Leszek Balcerowicz, the head of the central bank of Poland, had an insightful article in the Wall Street Journal
this week (unfortunately subscription only). After decades of first hand experience with the failure of centrally planned economies, Poland knew what to do, and what not to do, after independence.
WSJ.com - The Wealth of Nations: "WARSAW -- The failure of various forms of statism in the Third World, the bankruptcy of communism in the former Soviet bloc and China, and the high long-term unemployment and relative stagnation in Western European countries with overregulated economies has forced a revision of the development paradigm in favor of the market and private property -- in short, a more limited state. But the battle over ideas and policies is far from over. As a matter of fact, it will never end, as the forces of statism regroup rather than capitulate. This is why it is so important to analyze which policies work and which ones fail, to generate lasting convergence -- and to bring poor countries out of poverty."
By "convergence" he means the economy of a poor nation catching up to the wealthier nations. The correct path has been demonstred by the excellent performance of Eastern European nations, like Poland and the Czech Republic, that have liberalized, privatized, deregulated and cut taxes.
"In 2004, GDP had increased, relative to 1989, by 42% in Poland, 26% in Slovenia, and 20% in Slovakia and Hungary. In contrast, it declined by 57% in Moldova and 45% in Ukraine. If the shadow economy were included in the calculations, the differences in output would be smaller, but they would still be large."
Sound economic policies have reduced inflation and helped attract foreign investment. They also help in other ways:
"Countries with better economic outcomes tend to achieve better non-economic results as well. For example, between 1989-2001, energy efficiency (GDP per kilogram of oil equivalent) -- an important indicator of environmental impact -- had increased from 2.5 to 3.9 in Poland. In Russia, it rose from 1.5 (1992) to only 1.6 and, in Ukraine, it decreased from 1.6 in 1992 to 1.4 in 2001. Life expectancy has increased in Central and Eastern European countries, while it has declined in most ex-U.S.S.R. countries. For example, life expectancy rose from 71 to 74 years in Poland between 1990-2002, while it declined from 70 to 68 years in Ukraine."
"Countries that catch up with reforms tend to catch up with growth as well. Take Armenia, which has radically enlarged the scope of economic freedom and brought its tax/GDP ratio to low levels, while strengthening fiscal discipline. Its GDP has grown 70% since 1996. This may be another indication that the low-tax model is more conducive to rapid economic growth than are systems with the extensive budgetary redistribution typical of larger Eastern European countries.
Better economic outcomes tend to be associated with better non-economic ones because some reforms are crucial to both. For example, market-oriented reforms sharply increased the overall efficiency of the economy and that both boosted economic growth and reduced environmental pollution. The introduction of the rule of law was important both for long-term development and for the enforcement of environmental legislation. Economic liberalization not only stimulated growth, but also made healthier food more available and relatively cheaper."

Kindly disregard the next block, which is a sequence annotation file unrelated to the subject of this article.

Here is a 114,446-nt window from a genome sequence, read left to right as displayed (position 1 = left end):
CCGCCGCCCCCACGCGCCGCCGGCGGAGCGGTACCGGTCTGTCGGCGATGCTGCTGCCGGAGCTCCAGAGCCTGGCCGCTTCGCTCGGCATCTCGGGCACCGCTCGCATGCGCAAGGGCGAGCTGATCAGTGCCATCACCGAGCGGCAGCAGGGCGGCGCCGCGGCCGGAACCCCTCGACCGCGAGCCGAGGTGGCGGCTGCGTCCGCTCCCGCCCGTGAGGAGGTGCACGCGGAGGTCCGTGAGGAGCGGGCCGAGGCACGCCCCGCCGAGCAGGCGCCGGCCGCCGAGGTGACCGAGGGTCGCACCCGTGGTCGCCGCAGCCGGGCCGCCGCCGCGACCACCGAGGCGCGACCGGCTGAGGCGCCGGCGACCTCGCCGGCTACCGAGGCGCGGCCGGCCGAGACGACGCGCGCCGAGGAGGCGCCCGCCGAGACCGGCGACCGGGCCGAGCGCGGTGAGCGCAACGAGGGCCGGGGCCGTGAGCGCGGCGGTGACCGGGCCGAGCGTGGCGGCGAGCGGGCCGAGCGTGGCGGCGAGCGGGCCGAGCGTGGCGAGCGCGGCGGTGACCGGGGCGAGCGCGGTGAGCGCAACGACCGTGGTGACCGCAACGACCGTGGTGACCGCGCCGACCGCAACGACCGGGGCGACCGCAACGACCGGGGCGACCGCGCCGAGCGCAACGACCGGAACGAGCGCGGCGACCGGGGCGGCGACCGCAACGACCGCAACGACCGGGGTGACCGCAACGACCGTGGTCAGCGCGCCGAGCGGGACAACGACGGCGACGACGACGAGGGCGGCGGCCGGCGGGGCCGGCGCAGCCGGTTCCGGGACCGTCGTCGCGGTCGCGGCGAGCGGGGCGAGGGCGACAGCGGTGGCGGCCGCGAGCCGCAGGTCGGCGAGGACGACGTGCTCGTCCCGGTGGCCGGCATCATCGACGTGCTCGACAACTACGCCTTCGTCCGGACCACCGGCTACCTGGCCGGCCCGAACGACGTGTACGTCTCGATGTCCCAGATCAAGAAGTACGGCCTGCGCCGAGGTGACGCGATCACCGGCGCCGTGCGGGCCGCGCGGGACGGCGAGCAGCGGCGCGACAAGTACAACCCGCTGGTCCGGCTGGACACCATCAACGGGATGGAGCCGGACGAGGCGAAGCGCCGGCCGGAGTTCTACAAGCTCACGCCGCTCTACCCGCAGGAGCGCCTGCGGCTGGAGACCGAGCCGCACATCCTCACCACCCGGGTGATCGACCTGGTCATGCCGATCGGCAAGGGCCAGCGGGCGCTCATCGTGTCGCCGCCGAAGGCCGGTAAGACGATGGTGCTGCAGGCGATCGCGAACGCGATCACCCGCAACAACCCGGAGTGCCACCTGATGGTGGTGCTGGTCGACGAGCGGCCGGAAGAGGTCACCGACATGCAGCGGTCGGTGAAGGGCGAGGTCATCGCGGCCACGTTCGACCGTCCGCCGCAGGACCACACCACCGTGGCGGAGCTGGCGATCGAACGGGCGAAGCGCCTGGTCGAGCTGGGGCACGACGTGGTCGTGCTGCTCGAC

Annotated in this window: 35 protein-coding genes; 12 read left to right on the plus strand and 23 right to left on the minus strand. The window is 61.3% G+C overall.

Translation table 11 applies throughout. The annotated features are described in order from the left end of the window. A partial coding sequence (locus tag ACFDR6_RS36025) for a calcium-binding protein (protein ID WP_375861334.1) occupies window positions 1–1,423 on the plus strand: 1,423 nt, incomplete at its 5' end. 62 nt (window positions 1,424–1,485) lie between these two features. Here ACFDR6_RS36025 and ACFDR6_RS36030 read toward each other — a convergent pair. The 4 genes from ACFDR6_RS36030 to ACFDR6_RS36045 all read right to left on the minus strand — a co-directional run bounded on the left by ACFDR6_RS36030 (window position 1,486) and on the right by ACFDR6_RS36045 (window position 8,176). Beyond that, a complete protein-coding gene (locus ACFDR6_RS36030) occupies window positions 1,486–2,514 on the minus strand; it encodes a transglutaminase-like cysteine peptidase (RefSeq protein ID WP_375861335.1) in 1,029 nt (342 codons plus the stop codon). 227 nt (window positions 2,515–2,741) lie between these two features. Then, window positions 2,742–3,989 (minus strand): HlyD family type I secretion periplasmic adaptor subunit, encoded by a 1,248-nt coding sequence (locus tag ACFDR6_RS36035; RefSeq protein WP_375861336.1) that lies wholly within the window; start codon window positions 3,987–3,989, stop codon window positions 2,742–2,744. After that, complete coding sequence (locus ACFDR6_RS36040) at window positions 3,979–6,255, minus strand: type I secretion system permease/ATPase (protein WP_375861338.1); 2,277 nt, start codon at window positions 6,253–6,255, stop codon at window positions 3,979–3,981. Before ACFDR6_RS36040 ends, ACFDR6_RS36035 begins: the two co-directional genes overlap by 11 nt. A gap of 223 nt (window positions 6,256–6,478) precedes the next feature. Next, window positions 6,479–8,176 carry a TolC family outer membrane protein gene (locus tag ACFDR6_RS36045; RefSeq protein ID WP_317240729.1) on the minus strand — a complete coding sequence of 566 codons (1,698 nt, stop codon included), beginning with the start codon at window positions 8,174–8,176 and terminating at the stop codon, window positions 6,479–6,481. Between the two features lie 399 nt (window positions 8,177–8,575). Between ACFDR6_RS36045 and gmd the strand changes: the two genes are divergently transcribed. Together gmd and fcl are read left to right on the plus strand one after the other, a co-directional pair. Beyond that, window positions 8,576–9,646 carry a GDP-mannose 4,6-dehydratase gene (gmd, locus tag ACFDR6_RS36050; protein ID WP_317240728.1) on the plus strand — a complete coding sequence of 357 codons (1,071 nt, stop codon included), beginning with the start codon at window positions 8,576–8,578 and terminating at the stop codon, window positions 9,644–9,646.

We dare to hope that the demonstrated success of free market, low tax policies in the Eastern European countries will turn the rest of the EU toward the path of economic growth rather than redistribution and stagnation.
"The common features of the "miracle countries" include low tax-to-GDP ratios due to a lack of extensive welfare states. This tends to increase labor supply and promote private savings. Growth leaders in the post-communist world which have achieved low tax-to-GDP ratios, in other words, should be encouraged to keep those ratios. An extensive welfare state crowds out the voluntary forms of human solidarity, and -- especially in poorer economies -- can obstruct economic growth. This is a warning to those poorer economies which have now much higher public-spending-to-GDP ratios than Sweden, Germany or France did when they had similar income per capita."
Balcerowicz has to be diplomatic in discussing the anti-growth policies of "Old Europe," but we we don't. Sweden, France and Germany will continue to suffer low-to-no growth and high unemployment as long as they rely on the failed, welfare state model and the high taxes it always requires. We think the Germans, in particular, will eventually realize this and undertake the needed reforms, but until then the EU will have to rely on the leadership of Poland and the rest of "New Europe."
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